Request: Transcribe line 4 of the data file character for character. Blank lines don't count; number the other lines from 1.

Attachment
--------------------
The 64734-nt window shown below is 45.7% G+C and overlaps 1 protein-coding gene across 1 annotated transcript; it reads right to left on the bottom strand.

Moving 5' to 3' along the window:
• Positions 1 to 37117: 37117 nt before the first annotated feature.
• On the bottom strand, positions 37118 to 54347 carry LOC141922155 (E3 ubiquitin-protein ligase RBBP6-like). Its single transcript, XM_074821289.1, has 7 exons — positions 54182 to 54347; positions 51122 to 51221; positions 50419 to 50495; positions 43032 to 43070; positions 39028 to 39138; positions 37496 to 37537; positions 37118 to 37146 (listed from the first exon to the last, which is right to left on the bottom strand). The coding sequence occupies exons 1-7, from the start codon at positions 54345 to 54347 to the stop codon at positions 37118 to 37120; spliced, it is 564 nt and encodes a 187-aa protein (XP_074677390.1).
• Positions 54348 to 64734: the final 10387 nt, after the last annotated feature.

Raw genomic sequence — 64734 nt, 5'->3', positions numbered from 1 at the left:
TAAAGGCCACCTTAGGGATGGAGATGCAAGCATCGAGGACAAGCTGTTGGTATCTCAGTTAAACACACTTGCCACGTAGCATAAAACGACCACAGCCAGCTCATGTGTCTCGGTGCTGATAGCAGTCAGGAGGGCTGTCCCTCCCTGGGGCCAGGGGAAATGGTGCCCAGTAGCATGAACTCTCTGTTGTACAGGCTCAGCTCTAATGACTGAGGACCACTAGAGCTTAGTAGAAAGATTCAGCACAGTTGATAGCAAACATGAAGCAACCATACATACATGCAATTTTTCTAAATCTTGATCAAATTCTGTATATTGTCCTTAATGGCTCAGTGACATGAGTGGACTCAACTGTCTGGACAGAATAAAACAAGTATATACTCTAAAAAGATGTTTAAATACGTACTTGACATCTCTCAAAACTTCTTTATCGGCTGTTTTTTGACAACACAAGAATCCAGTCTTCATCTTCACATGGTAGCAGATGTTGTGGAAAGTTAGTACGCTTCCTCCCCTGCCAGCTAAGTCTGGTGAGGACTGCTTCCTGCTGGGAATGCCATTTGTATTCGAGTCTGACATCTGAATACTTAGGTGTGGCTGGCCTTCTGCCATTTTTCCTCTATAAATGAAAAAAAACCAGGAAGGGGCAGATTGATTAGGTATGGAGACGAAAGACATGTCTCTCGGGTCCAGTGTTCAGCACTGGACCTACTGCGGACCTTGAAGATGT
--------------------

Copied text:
• On the bottom strand, positions 37118 to 54347 carry LOC141922155 (E3 ubiquitin-protein ligase RBBP6-like). Its single transcript, XM_074821289.1, has 7 exons — positions 54182 to 54347; positions 51122 to 51221; positions 50419 to 50495; positions 43032 to 43070; positions 39028 to 39138; positions 37496 to 37537; positions 37118 to 37146 (listed from the first exon to the last, which is right to left on the bottom strand). The coding sequence occupies exons 1-7, from the start codon at positions 54345 to 54347 to the stop codon at positions 37118 to 37120; spliced, it is 564 nt and encodes a 187-aa protein (XP_074677390.1).